by Marilee Robin Burton
I trekked to Glendale to retrieve a copy of Black Tickets by Jayne Anne Phillips, an intense and dark writer. The book was a collection of stories I’d been wanting to read and had even ordered from Amazon but was too anxious to await the money-saving secondhand copy I’d purchased, which, sent by media mail, could take weeks to arrive. Glendale is not my local library haunt, though I do hold a Glendale-Pasadena card. Los Angeles is my normal library locale; Van Nuys, the city of bail bondsmen, my branch. But when I must, I do like going to Glendale, such as when they carry a book I’m interested in that is not available at the LAPL.
The Glendale Central Library is large, open, clean, and has an abundance of space, windows, and, of course, books. It carries a calming atmosphere and is always inviting, in spite of the extra drive time to get there, which makes it not part of my ordinary routine.
This time I found myself, more than usual, attracted to the “New Books” display and, immediately after entering, knelt down on the rug in front of the “New Non-Fiction Books” shelf to better browse the recent offerings. The library was quiet and I felt meditative, alone, yet surrounded by book lovers in a well-lit, airy space, perusing fresh titles. An older man, gray-haired, lean and wiry, sporting a brightly colored, short-sleeved plaid shirt, approached me, walking with a slight limp, a cane in one hand, a book in the other, as I sat, knees folded under me, studying the names on the book spines lined up before me. “Did I just see you here last week right there in this spot in that same position?” he asked.
“No. It wasn’t me,” I said, smiling at another library lover before returning to ponder the new non-fiction titles that called out to me. Atheism for Dummies; Big Fun Sexy Sex; The Nightmare Dictionary; Swoon: Great Seducers and Why Women Love Them; Stain Rescue: A-Z of Removing Smudges, Spots, and Spills; Tax Cheating: Illegal, But is it Immoral?; Salty Snacks; Buddhist Boot Camp; and Black Rhinos of Nambia.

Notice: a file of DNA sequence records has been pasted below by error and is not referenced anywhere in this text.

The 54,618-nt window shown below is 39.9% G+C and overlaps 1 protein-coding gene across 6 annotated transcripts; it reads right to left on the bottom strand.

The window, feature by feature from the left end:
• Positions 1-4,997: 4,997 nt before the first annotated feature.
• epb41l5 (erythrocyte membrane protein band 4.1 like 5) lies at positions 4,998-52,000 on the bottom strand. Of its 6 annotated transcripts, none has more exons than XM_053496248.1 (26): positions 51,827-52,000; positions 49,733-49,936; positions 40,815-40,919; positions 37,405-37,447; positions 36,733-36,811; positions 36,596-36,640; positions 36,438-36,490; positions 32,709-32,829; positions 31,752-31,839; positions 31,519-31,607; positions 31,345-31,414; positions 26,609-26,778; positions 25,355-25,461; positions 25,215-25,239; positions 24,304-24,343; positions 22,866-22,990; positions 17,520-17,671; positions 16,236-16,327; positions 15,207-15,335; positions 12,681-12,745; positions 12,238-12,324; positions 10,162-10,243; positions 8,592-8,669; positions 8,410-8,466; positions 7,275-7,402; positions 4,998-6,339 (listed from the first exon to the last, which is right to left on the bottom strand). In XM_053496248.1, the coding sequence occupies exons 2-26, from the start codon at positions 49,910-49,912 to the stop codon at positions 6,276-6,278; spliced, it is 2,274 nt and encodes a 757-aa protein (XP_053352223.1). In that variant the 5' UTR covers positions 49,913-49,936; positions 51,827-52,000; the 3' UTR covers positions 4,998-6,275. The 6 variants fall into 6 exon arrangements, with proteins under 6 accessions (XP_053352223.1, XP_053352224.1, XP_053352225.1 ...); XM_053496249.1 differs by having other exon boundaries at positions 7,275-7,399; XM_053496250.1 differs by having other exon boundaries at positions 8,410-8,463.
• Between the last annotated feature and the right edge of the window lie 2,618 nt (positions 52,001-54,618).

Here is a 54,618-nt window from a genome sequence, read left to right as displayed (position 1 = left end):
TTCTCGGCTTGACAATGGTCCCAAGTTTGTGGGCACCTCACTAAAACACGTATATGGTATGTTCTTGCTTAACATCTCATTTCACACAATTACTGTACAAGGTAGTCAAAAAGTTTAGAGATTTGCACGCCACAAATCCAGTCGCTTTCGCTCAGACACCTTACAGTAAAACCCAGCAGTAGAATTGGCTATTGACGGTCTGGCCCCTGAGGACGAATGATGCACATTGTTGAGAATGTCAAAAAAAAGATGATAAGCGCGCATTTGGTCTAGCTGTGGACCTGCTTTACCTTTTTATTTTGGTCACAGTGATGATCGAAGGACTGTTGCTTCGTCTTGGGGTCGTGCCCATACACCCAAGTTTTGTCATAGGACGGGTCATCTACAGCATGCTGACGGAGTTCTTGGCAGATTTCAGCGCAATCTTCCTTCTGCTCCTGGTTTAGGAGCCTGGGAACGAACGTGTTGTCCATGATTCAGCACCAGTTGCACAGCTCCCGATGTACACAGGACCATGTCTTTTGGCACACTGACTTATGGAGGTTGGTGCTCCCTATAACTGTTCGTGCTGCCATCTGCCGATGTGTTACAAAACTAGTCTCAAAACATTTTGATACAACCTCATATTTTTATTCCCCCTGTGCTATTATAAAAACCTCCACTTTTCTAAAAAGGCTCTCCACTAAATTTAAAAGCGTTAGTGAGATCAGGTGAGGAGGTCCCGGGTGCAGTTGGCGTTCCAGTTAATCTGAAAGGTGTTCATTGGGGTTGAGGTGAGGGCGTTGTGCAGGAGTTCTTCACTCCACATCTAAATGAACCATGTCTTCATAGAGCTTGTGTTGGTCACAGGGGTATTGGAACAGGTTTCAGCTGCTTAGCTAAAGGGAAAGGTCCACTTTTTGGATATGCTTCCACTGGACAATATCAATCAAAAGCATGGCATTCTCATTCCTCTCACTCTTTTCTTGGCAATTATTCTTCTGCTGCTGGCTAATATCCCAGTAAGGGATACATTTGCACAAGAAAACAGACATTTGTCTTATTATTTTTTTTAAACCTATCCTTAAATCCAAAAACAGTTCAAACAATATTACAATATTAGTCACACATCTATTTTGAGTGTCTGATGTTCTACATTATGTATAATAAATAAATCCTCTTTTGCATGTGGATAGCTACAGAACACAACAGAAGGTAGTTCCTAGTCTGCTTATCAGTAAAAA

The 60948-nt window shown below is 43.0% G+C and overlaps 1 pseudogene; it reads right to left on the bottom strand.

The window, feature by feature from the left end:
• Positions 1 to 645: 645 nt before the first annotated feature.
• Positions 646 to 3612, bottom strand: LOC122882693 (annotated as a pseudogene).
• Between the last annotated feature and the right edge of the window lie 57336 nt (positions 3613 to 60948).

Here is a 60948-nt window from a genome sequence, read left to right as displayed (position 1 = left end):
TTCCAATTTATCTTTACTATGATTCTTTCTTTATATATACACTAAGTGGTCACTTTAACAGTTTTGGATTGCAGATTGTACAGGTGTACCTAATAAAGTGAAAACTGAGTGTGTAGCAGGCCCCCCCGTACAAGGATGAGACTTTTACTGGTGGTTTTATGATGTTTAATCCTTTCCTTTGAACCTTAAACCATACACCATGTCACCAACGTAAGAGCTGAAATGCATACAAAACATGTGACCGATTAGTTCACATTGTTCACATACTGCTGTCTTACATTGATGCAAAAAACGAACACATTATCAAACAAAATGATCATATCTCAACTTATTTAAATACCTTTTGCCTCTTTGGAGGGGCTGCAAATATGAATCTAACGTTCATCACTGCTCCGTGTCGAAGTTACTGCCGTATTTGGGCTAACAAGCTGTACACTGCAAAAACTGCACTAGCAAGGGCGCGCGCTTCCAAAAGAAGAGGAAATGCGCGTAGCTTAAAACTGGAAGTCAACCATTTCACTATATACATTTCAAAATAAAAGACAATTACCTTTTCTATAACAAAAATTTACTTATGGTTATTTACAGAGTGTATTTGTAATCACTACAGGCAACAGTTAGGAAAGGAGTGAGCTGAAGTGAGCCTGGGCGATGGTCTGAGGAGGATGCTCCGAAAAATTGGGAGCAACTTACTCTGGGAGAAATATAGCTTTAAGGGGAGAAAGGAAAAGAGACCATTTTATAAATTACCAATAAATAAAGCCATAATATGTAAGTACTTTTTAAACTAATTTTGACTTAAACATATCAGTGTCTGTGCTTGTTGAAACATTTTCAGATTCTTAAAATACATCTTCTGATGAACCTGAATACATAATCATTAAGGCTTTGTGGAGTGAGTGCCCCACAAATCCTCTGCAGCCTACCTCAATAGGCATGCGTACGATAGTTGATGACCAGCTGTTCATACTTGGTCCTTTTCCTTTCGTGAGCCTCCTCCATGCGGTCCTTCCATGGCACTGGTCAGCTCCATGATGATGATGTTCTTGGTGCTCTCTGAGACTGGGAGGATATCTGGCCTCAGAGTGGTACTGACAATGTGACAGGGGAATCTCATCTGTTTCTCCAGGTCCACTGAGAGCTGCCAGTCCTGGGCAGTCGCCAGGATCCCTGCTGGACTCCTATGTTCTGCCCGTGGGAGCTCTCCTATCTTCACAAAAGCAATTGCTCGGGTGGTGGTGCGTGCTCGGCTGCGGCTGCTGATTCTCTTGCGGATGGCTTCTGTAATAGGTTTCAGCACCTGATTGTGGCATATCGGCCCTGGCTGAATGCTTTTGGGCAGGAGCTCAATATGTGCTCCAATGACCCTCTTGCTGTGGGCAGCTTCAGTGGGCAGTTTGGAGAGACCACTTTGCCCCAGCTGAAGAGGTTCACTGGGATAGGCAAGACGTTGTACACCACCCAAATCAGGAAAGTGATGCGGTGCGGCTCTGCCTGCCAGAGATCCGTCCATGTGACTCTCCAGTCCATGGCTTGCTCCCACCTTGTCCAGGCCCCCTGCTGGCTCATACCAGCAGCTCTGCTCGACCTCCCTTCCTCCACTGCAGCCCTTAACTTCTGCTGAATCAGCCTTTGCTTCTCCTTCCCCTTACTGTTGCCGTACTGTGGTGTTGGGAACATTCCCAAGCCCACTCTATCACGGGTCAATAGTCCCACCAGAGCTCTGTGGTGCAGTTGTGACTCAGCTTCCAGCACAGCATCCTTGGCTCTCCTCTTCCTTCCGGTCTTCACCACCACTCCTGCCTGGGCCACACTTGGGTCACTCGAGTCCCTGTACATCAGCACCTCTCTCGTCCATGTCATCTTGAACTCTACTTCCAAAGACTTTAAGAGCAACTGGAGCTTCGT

I slipped The Nightmare Dictionary (with its subtitle: Falling Elevators, Lost Teeth, Slithering Snakes, and Everything Else that Keeps You Up at Night) out of place and took it to a nearby table to read about my worst nightmare, the one I’ve had repeatedly over the years since childhood: teeth crumbling into pieces and falling out of my mouth and onto the floor. The author of the book reported, “A nightmare about losing teeth might be a literal warning about your dental condition. But if you’ve had a check-up, then you should consider that the bad dream might tell you something more about yourself.” Hmmm… Further reading revealed that a deeper meaning might reflect on loss-of-control issues, yet with little more insight than that, I returned the book to its place and continued to browse.
I found no lack of additional intriguing titles, but the two I ended up checking out, along with Black Tickets, were Lawns Begone and Butchery and Sausage Making for Dummies. The reason for the former, simple: I live in California. But regarding the latter, my choice was not so much that it was a subject I had ever been interested in or considered but rather the opposite. The subject was one I had so never given even the slightest thought, so devoid was it of any rumination by me, ever, that I found myself surprised to even find a book on the topic, a topic that might actually delight and fascinate others so much that they would come to the library to check out a book on the subject for a quick and easy how-to weekend read. And it was that in itself that intrigued me enough to want to see what it was that those enamored by the subject might learn and discover. So, I checked it out.
Once home, I learned that the most important thing for a butcher to remember is “Don’t get hurt,” including six steps to help one stay safe while butchering. I discovered that though butchery can be dangerous, a butcher shouldn’t let fear rule him (or her). “A skittish butcher is a lousy butcher.” I also learned it is important not to let your knives get dull and many other tips, along with the top ten mistakes to avoid while butchering, many of which could be mistakes that writers ought equally to avoid, such as keeping a messy workspace; not watching your posture; rushing through the process; being careless or distracted; being fearful, and of course, letting your knives get dull.
When my partner, Michael, noticed what I was reading, he asked, “Do I need to be worried? I’m not going to suddenly disappear and end up as sausage, am I?” (Oh, and did I mention I also learned about many different kinds of sausages, including Smoky Chicken Jalapeño Sausage, Rabbit and Sage Sausage with Maple Syrup, and Lamb with Rosemary and Black Olives Sausage, as well as ten sausage-making secrets?)
I looked up at Michael sitting across from me at the dining room table where we were both reading. In the book The Shadow of the Wind by Carlos Ruiz Zafón, a novel I’d been reading at the same time, I’d just recently, on page 291, come across the following conversation between two of the main characters, Daniel Sempere and Fermin Romero de Torres:
“Listen, if you think this is nonsense, I’ll shut up.”
“On the contrary. Fools talk, cowards are silent, wise men listen.”
“Who said that? Seneca?”
“No. Braulio Recolons, who runs a pork butcher’s on Calle Avignon and has a great talent for both making sausages and composing witty aphorisms.”
I put down Butchery and Sausage Making for Dummies and smiled at Michael. “No,” I told him. “You’re perfectly safe.”
But then… I hadn’t yet started to read Black Tickets, a book filled with tales of loneliness, obsession, alienation, betrayal, and, murder.
Category: Nonfiction, Short Story